They have not won consecutive games yet this season. They have blown fourth-quarter leads twice. They are only .500 now because they beat another underachiever Sunday in a once-anticipated showdown in London. Three offensive line starters left that game injured, and one of them might miss most of the second half of the season.
Do not count the defending-champion Eagles out of it yet, though. To answer the somewhat dumb question they raised last week after choking away a game at home to the Panthers: everybody still expects a lot from them, for good reason.
MORE: Full Week 8 NFL scoreboard, stats
It’s going to take the rest of the season for the contenders to be separated from the pretenders in Philadelphia’s division. Washington maintained its NFC East lead and improved to a surprising 5-2, and when 3-4 Dallas comes back from its bye, it will have the big receiving threat it has missed all season, in newly-acquired Amari Cooper. But it’s still too soon to trust either team.
And it’s too soon to decide the Eagles, now 4-4 going into their bye, can’t outlast either of them.
When the Eagles are on, they’re just deeper, tougher and better than their rivals. It doesn’t matter that they pulled out of their tailspin in London against a similarly reeling Jaguars team. Quarterback Carson Wentz looked more like himself despite two ugly early turnovers, and the defense looked like what it was built to be, slamming the door on Jacksonville in the fourth quarter to protect the lead.
The Eagles are still not whole. Tackle Lane Johnson reportedly tore an MCL and will be out for a while, and asking that line to shrug off a serious blow two years in a row is a lot. And they still have to solve their running back problem, although they patched together an effective attack Sunday.
But when all their pieces are together, the Eagles are simply better than the rest of the East teams, and there were more pieces together Sunday than there have been all season.
Proving doubters wrong All Day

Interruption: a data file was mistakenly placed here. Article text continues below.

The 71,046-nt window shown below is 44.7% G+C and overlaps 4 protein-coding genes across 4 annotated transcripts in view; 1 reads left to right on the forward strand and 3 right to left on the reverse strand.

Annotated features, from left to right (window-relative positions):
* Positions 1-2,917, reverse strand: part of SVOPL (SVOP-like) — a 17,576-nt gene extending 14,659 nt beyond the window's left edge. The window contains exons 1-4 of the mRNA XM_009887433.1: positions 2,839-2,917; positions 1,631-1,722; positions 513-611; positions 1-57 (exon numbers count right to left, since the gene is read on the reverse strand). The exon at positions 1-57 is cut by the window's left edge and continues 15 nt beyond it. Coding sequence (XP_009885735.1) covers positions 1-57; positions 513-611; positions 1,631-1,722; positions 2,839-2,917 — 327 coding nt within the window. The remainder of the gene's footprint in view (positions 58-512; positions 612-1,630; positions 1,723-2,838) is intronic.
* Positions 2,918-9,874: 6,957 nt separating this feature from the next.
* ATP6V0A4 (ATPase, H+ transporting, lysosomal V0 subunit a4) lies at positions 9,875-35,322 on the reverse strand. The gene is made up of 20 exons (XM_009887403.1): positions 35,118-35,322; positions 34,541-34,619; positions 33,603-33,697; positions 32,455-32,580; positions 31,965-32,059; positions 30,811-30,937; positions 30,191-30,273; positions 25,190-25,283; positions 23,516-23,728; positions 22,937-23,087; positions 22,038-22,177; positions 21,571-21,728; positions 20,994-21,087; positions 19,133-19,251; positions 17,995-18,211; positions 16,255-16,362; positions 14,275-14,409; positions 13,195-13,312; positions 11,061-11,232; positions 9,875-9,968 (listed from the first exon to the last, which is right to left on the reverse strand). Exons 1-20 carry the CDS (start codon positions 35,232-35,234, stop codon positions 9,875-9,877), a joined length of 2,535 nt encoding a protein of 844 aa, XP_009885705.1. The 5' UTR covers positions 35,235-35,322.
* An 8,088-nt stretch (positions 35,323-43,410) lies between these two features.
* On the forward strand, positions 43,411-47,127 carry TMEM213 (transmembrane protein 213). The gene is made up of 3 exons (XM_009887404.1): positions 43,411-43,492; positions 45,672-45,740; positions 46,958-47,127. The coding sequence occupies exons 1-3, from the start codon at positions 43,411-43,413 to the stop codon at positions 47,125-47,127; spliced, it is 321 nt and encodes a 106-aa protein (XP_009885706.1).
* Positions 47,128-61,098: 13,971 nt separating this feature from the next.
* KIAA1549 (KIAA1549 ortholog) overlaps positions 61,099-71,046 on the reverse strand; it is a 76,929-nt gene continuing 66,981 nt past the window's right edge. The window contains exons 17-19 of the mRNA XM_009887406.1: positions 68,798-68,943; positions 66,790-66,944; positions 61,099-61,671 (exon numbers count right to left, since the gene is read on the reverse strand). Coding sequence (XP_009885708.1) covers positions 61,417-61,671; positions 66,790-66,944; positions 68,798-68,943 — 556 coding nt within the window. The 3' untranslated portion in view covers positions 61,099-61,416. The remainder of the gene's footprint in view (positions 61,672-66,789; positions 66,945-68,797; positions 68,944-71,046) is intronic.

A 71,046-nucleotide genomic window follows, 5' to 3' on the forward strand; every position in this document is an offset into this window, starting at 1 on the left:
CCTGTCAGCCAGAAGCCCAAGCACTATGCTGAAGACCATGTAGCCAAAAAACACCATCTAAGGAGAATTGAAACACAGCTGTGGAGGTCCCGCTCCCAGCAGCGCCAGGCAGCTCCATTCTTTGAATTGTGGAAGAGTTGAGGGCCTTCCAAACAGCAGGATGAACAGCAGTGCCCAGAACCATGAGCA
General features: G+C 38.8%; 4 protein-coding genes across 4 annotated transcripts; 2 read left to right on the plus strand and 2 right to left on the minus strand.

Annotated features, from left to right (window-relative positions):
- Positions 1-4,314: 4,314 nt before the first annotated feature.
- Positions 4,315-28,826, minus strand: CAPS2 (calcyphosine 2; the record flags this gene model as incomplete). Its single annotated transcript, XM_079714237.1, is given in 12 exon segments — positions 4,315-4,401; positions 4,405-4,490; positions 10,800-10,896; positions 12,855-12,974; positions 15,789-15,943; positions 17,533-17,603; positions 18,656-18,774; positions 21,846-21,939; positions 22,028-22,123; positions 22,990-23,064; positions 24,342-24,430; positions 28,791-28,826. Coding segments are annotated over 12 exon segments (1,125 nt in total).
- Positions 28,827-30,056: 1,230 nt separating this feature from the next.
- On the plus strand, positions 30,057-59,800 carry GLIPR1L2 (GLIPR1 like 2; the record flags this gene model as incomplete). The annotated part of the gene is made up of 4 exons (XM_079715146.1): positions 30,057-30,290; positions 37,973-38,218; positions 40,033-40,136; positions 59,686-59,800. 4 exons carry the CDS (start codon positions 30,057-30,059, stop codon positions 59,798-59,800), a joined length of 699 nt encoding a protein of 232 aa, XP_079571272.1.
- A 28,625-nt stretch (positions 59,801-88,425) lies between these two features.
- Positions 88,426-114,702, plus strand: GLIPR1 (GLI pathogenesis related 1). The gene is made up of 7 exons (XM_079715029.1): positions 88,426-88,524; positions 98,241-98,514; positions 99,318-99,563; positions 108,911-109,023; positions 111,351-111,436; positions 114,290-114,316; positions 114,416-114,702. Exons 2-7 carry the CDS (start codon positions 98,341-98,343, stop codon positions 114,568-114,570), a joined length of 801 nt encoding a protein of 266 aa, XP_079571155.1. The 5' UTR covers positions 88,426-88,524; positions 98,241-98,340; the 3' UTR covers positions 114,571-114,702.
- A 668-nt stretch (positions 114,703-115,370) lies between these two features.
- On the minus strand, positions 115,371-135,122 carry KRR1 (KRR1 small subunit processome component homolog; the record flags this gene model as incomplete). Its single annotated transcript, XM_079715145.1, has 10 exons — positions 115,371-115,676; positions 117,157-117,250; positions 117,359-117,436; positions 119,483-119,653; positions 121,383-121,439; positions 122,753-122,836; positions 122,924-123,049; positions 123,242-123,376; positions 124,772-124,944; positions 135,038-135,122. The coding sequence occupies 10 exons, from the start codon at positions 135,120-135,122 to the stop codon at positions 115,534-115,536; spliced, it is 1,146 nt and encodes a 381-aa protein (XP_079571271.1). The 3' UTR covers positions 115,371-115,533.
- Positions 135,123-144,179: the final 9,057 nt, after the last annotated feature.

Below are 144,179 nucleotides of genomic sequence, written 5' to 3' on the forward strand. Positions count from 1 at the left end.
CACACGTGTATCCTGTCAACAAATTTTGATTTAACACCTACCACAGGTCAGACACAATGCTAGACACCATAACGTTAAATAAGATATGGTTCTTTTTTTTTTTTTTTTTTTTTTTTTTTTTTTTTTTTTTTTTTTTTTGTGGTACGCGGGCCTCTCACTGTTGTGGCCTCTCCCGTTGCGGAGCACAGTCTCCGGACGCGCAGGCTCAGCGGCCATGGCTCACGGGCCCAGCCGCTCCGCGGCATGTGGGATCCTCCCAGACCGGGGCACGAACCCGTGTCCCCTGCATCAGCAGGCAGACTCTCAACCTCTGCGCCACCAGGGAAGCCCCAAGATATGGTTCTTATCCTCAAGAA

Everybody who was sure Washington was desperately reaching by signing a seemingly washed-up Adrian Peterson in training camp, raise your hand. (Note: hand is raised.)
A non-factor on two teams last season, Peterson is earning more of the benefit of the doubt every week.
He earned a ton Sunday against the Giants. As inept as the Giants were (again), they were ready to throw a major scare into Washington in the final minutes, until Peterson had a throwback 64-yard, game-clinching touchdown run.
Adrian Peterson is an ageless wonder. pic.twitter.com/4JnKQZYOnq
After Washington’s offseason was largely devoted to retooling its offense at QB and receiver, Peterson has evolved into the only threat any opposing defense should fear. He has rushed for at least 96 yards in five of their seven games. In the other two, he was smothered by Indianapolis, of all teams, for 20 yards in a Week 2 loss, then started the game in New Orleans with a bad ankle and ended it early with a dislocated shoulder.
His 149 yards Sunday were his second-highest total in the last three seasons, going back to his injury-wrecked final year in Minnesota in 2016.
Peterson looked done then. It took a long time (and three more teams) to prove he was not.
A huge run of Luck
Encouraging news from the front:
Dearest mother —
I dare say the tide has turned. The unit secured another victory in the Land of Oak. We found light in an otherwise Black Hole. What is more, Sgt. Vinatieri proved himself the greatest sniper among all those who battle. My smile is wide. I love you.
In Week 3, the Colts somehow got themselves in position to upset the Eagles in Philadelphia, lined up to throw a Hail Mary for the win … and took Andrew Luck out in favor of Jacoby Brissett, sparking a nationwide debate over the condition of Luck’s post-surgical shoulder.
In the five games since then, Luck has thrown 18 touchdown passes, at least three in each game. The Colts have scored at least 34 points in four of those games, and with the late stampede against the Raiders for a 42-28 victory Sunday, have won two straight to move to 3-5. Only Patrick Mahomes (26) has thrown more touchdown passes than Luck’s 23.
He has been aided by consecutive 200-plus-yard rushing games by his teammates, as they’ve set him up and he’s finished.
All of this seemed far beyond the capabilities of Luck and the Colts going into the season, and off the full season Luck missed. They had the look of a team in contention for the No. 1 pick.
Instead, at the halfway mark, they’re just two games out of first place in the shaky (again) AFC South.
A-a-ron was done a-a-wrong
This might be as good a time as any to introduce a weekly feature in After Further Review, called, “Hey, Hey, A Little Help Here.” This week, it goes to Aaron Rodgers, after that loss to the Rams in a virtual Packers home game in sunny LA.
Actually, it could just be named for him. Because this is becoming a habit.